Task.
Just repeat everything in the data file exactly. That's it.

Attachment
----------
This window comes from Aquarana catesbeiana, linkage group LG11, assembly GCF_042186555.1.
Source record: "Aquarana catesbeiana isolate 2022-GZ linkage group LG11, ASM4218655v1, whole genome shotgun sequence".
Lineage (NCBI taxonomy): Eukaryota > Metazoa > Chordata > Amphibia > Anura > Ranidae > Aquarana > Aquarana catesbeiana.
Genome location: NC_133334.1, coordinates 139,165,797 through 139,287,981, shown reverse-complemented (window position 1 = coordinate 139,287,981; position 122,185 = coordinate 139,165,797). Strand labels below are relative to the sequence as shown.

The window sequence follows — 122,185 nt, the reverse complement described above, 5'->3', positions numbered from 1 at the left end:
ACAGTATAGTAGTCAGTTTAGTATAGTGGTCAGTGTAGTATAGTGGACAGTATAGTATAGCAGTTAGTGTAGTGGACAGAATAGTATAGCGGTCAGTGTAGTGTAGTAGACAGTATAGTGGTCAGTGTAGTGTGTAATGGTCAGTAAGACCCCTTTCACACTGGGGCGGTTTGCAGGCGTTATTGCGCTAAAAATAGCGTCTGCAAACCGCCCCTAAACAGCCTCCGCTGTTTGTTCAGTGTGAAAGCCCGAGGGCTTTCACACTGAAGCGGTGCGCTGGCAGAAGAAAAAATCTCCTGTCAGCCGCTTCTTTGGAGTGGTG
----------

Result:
This window comes from Aquarana catesbeiana, linkage group LG11, assembly GCF_042186555.1.
Source record: "Aquarana catesbeiana isolate 2022-GZ linkage group LG11, ASM4218655v1, whole genome shotgun sequence".
Lineage (NCBI taxonomy): Eukaryota > Metazoa > Chordata > Amphibia > Anura > Ranidae > Aquarana > Aquarana catesbeiana.
Genome location: NC_133334.1, coordinates 139,165,797 through 139,287,981, shown reverse-complemented (window position 1 = coordinate 139,287,981; position 122,185 = coordinate 139,165,797). Strand labels below are relative to the sequence as shown.

The window sequence follows — 122,185 nt, the reverse complement described above, 5'->3', positions numbered from 1 at the left end:
ACAGTATAGTAGTCAGTTTAGTATAGTGGTCAGTGTAGTATAGTGGACAGTATAGTATAGCAGTTAGTGTAGTGGACAGAATAGTATAGCGGTCAGTGTAGTGTAGTAGACAGTATAGTGGTCAGTGTAGTGTGTAATGGTCAGTAAGACCCCTTTCACACTGGGGCGGTTTGCAGGCGTTATTGCGCTAAAAATAGCGTCTGCAAACCGCCCCTAAACAGCCTCCGCTGTTTGTTCAGTGTGAAAGCCCGAGGGCTTTCACACTGAAGCGGTGCGCTGGCAGAAGAAAAAATCTCCTGTCAGCCGCTTCTTTGGAGTGGTG